Only specific fiber supplements can help improve cholesterol. Those containing gel-forming fibers such as psyllium or beta-glucan may be effective in lowering high cholesterol. Gel-forming fiber may also help control blood sugar in people with type 2 diabetes.

Fiber supplements containing insoluble fiber or non-gelling fiber do not have the same benefits. This includes:

  • inulin
  • wheat dextrin
  • wheat bran

Other steps that can help lower cholesterol include:

  • limit the intake of saturated and trans fats and replace them with unsaturated fats, such as olive oil
  • increasing physical activity, especially aerobic and resistance exercise, which raise HDL cholesterol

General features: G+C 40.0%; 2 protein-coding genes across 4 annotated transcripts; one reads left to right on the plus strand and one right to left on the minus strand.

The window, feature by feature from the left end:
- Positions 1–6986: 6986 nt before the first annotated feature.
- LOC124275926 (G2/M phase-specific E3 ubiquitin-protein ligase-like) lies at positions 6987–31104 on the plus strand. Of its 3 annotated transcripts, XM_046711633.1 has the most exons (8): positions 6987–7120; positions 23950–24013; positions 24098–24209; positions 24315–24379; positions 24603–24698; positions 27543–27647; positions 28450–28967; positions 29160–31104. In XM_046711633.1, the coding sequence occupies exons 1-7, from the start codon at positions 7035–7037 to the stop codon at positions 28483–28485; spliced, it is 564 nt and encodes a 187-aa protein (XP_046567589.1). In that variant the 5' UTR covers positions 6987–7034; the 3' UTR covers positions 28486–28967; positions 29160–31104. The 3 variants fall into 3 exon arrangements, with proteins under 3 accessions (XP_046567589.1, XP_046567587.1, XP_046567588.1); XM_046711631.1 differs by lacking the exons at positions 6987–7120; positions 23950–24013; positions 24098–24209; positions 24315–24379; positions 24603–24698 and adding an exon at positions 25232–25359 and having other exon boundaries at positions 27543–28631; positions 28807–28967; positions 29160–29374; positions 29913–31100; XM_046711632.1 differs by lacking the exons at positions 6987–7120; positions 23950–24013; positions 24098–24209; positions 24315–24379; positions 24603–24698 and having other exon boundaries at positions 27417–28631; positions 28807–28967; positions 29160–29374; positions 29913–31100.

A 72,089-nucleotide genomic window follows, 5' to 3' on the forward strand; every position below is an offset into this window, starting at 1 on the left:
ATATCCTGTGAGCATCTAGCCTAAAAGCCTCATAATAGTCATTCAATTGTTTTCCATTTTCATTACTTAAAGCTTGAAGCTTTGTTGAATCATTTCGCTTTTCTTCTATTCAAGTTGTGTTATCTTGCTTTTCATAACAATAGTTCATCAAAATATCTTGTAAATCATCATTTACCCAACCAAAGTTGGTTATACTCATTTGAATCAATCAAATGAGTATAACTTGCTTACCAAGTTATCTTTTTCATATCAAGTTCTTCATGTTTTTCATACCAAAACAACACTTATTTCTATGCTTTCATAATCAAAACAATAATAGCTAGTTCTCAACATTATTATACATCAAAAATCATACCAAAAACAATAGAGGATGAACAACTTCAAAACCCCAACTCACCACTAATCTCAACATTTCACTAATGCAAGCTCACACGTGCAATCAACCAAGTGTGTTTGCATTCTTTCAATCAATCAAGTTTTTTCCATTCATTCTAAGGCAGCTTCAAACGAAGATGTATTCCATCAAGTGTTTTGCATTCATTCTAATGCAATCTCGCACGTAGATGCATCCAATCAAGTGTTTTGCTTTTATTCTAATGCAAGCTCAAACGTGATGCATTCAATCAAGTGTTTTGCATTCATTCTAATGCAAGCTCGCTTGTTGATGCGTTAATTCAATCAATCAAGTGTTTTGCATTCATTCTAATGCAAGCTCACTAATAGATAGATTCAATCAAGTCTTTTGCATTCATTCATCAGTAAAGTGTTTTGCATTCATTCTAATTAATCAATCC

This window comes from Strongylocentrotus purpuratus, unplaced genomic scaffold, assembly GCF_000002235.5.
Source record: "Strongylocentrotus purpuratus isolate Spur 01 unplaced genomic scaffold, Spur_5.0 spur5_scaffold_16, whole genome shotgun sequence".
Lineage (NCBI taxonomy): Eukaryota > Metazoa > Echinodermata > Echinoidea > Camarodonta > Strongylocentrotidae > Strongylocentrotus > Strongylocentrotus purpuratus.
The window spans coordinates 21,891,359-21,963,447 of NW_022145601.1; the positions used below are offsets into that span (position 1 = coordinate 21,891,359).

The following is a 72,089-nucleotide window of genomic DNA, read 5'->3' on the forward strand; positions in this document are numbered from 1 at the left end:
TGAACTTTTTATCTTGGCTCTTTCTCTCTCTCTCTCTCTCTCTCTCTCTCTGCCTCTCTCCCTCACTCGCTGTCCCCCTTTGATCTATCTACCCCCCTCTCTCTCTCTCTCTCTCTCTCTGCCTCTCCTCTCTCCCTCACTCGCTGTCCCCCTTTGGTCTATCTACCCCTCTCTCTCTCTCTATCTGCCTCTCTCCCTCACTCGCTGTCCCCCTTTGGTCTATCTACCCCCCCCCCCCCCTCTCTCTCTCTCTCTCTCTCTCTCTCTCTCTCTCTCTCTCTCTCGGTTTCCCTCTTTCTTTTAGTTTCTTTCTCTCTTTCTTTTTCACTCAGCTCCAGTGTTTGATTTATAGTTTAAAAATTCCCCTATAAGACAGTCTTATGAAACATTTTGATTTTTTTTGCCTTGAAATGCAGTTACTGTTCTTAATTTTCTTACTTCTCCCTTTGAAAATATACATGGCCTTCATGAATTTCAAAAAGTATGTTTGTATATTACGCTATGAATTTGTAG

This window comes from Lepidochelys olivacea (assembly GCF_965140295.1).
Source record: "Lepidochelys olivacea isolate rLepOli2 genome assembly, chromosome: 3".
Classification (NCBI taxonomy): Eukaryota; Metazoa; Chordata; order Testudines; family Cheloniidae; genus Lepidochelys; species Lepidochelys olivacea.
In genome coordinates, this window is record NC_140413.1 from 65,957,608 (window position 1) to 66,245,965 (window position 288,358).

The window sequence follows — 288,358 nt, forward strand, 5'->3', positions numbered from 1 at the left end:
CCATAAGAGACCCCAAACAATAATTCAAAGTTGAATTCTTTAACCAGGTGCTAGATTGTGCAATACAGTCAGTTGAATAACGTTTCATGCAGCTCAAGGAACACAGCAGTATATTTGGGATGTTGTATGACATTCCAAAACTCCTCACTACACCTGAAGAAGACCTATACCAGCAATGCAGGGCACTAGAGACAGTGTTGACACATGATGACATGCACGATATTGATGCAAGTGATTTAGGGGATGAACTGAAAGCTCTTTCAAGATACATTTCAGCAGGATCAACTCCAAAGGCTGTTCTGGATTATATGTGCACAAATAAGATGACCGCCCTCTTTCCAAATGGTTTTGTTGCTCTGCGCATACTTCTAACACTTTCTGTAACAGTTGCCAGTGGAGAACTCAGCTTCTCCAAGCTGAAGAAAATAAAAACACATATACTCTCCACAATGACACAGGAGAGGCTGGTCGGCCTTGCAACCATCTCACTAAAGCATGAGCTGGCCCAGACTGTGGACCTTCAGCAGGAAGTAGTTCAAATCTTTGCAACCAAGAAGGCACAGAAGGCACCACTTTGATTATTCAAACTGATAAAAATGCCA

• maintain a healthy weight, lower LDL cholesterol and raise HDL cholesterol
  • limit alcohol, as it can raise triglyceride levels and the risk of heart disease
  • avoid smoking, as it can lower HDL levels and increase plaque buildup in the arteries
  • take medications to lower cholesterol, such as statins, if necessary
  • unfiltered coffee can raise cholesterol levels, so opt for filtered or decaffeinated coffee instead

High levels of LDL cholesterol and low levels of HDL cholesterol can increase the risk of cardiovascular disease.

Soluble fiber can help the body absorb and eliminate “bad” cholesterol and can lower LDL and total cholesterol levels.

Foods high in soluble fiber include oats, barley, legumes and many fruits and vegetables. Eating a high-fiber diet may be more beneficial to your health than fiber supplements, although supplements containing psyllium or beta-glucan may help.

How fiber helps lower cholesterol and what to eat